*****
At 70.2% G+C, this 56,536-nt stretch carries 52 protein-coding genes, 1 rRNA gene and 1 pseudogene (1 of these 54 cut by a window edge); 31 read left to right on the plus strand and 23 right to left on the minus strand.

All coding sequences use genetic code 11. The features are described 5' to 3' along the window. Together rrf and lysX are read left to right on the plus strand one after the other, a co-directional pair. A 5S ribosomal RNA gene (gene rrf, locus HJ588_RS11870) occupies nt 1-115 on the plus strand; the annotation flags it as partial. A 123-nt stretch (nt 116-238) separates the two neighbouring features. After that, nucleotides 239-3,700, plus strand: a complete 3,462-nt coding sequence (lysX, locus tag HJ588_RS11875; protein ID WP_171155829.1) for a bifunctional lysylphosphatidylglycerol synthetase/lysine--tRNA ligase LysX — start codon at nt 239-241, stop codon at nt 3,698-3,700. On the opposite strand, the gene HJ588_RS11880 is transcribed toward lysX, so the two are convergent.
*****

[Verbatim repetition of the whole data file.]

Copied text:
At 70.2% G+C, this 56,536-nt stretch carries 52 protein-coding genes, 1 rRNA gene and 1 pseudogene (1 of these 54 cut by a window edge); 31 read left to right on the plus strand and 23 right to left on the minus strand.

All coding sequences use genetic code 11. The features are described 5' to 3' along the window. Together rrf and lysX are read left to right on the plus strand one after the other, a co-directional pair. A 5S ribosomal RNA gene (gene rrf, locus HJ588_RS11870) occupies nt 1-115 on the plus strand; the annotation flags it as partial. A 123-nt stretch (nt 116-238) separates the two neighbouring features. After that, nucleotides 239-3,700, plus strand: a complete 3,462-nt coding sequence (lysX, locus tag HJ588_RS11875; protein ID WP_171155829.1) for a bifunctional lysylphosphatidylglycerol synthetase/lysine--tRNA ligase LysX — start codon at nt 239-241, stop codon at nt 3,698-3,700. On the opposite strand, the gene HJ588_RS11880 is transcribed toward lysX, so the two are convergent.